Geneva was originally a Celtic town before Roman invasion in 121 B.C. The exact year it was founded is unknown.
Today, Geneva is known for its picturesque scenery and relaxed elegance.
People Born in Geneva
Geneva in People's Lives
Albert Gallatin: I was born into an influential, wealthy family here in 1761, and grew up here, later attending the University of Geneva as an Enlightenment scholar. Developing theories about ideal societies, I came to see this city as too traditional and socially restricted, and decided to leave it forever in favor of America. I left in 1780.
Charles Armand Tuffin de la Rouërie: I fled from Paris to this city in 1776, feeling guilty and ashamed after having a duel with my cousin over a mutual love interest. He was wounded, and I traveled here believing that I had killed him, though in fact he recovered perfectly well. I did not stay here long, and decided to direct my passion and daring for a more just cause - the revolution in America.
Henry James: I lived here briefly around 1856, when I was approximately 13 years old.
John Calvin: After deciding to leave my native, but close-minded, home of France behind, I journeyed out from Paris in 1536, already having decided to head for Strasbourg. However, things did not go as planned, and I was forced to take a detour due to French military presence on my route. I ended up in this city, and planned to stay for one night before continuing onward. However, I met a fellow French reformer here, and he immediately became determined that I should stay and become a part of his church here. I was not interested, but the man continued to paint before me pictures of grandeur and fame. When he realized that this was of no consequence to me, and that I instead craved peace and solitude, he twisted things to say that God had led me here, and that I was denying God's will. This struck a chord and, fearing that I was putting my ideas of comfort ahead of the Lord's wishes, I agreed to stay, and pledged to help him with his church. Though I was actually a lawyer-theologian, I was now granted the post of a simple "pastor," and gave sermons, did church services, and presided over weddings and baptisms for the first time. A year later, in 1537, my co-pastor and I drafted a document on various religious practices, such as weddings, and presented it to the city council, urging for them to be more open minded and free with religious law. They immediately accepted it. However, the council would later end up being reluctant to actually put our new, loose religious laws into practice, resulting in a strained relationship. Also, many men in Geneva were Frenchmen, and questioned whether or not I was a traitor to France. When I did not serve communion at my Easter service in 1538, it resulted in outrage, and even rioting in the streets. The city council ordered us expelled from this city, and my co-pastor and I left to seek refuge and sympathy in Zurich. Despite my best efforts to return to my church here and be reinstated, Geneva refused, and so I moved on to pastor a group of churches in Strasbourg. Just when I settled there, Geneva called me back - now that I had become a famous church leader, and churches in their own city were failing, they were desperate to invite me back, and profusely apologized. After much convincing, the city of Strasbourg "loaned" me to Geneva for a period of six months, and I came back to this city in September of 1541, now with a wife and two step-children. Of course, rather than simply staying for six months, I ended up living here for the rest of my life. It was during this period of my ministry that I made the most impact, and became internationally known as an eminent leader in church reform. I preached over 2,000 sermons, revolutionized the traditional hymnals, published many successful tracts and books, and made new observations and guidances on doctrine. The city council viewed me as their shining star, and treated me well - keeping for me a house large enough for my family and for my brother Antoine's family as well. Here, my wife gave birth to several infants, all of whom died before we could even baptise them. I comforted myself with the fact that I had so many children in the Lord. In 1549, my wife Idelette died, and I was "bereaved of the best friend of my life." I continued to practice my reform work, which was now causing major waves around Europe, and creating much opposition and contempt against me. I founded the College Calvin here in 1558. I died in May of 1564, at the age of 54. I was buried in the Cimetiere des Rois here, but in an unmarked grave, so great was the fear that my enemies would attempt to desecrate my burial place.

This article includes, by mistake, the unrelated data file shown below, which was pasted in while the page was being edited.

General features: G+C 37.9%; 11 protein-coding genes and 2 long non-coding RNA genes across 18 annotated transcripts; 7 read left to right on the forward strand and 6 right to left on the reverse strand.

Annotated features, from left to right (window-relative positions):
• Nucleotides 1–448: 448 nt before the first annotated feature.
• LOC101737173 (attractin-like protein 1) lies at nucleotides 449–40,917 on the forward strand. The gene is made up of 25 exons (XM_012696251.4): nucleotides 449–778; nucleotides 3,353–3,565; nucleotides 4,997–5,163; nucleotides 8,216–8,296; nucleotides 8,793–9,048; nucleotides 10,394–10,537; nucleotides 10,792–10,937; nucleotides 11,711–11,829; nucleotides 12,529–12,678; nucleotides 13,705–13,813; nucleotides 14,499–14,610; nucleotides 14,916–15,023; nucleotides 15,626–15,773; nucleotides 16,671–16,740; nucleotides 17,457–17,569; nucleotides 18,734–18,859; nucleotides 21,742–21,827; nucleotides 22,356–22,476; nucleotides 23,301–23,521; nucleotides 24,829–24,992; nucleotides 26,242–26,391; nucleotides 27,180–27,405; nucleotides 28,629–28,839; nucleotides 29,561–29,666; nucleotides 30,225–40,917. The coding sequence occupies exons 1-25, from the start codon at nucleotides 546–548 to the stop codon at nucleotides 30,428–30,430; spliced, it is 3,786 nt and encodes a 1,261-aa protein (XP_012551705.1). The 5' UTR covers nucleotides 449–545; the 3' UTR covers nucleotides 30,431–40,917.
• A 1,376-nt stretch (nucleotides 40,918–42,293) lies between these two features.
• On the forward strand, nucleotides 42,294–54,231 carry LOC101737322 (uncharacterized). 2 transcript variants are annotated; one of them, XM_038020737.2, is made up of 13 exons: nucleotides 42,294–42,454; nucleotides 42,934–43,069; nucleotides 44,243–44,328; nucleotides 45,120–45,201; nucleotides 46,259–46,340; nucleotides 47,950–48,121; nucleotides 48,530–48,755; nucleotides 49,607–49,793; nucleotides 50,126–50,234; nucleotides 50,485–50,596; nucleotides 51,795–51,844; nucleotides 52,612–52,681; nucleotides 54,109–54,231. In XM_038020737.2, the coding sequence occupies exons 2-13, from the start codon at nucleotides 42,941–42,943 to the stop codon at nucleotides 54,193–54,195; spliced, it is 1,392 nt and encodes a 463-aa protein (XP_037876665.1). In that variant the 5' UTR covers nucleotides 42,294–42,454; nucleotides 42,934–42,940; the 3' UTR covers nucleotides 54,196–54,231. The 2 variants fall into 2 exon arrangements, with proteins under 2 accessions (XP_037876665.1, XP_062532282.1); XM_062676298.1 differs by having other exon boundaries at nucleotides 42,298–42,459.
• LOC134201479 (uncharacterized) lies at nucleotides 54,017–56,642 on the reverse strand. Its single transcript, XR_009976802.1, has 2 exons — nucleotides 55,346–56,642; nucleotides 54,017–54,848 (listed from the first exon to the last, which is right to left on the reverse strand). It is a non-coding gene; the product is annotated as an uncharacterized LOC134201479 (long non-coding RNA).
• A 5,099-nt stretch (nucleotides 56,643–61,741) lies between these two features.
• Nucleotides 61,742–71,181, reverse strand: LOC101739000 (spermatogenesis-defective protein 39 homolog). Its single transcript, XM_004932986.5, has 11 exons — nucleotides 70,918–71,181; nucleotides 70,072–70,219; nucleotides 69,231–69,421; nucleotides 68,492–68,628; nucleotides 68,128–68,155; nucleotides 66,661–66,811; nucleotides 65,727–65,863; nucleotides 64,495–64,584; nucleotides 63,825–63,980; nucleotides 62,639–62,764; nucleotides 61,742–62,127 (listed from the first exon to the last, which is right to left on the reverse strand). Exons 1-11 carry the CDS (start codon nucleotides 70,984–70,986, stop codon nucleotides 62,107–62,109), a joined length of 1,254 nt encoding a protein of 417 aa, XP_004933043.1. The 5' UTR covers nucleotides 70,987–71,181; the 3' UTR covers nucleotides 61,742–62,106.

Jorge Luis Borges: When I was 15, in 1914, my family moved here from Buenos Aires, mainly to seek more advanced medical treatment for my father's oncoming blindness. Already fluent in both English and Spanish, I now learned German and French, and began reading German philosophy. I enrolled in College Calvin, then known as the College de Geneve, and graduated with my bachelor's in 1918. Though originally my father had intended to move us back to Argentina after his vision was treated, political unrest and World War I pushed him to decide that it would be safer for us to remain in Switzerland until the war ended. After the Great War, we moved to Lugano, Switzerland in 1918, leaving this city when I was 19. I returned many times through the rest of my life, as I frequently traveled about Europe. During one of these times of traveling, in 1986, I died after a long fight with liver cancer here, at the age of 86. I was buried here in the Cimetiere des Rois.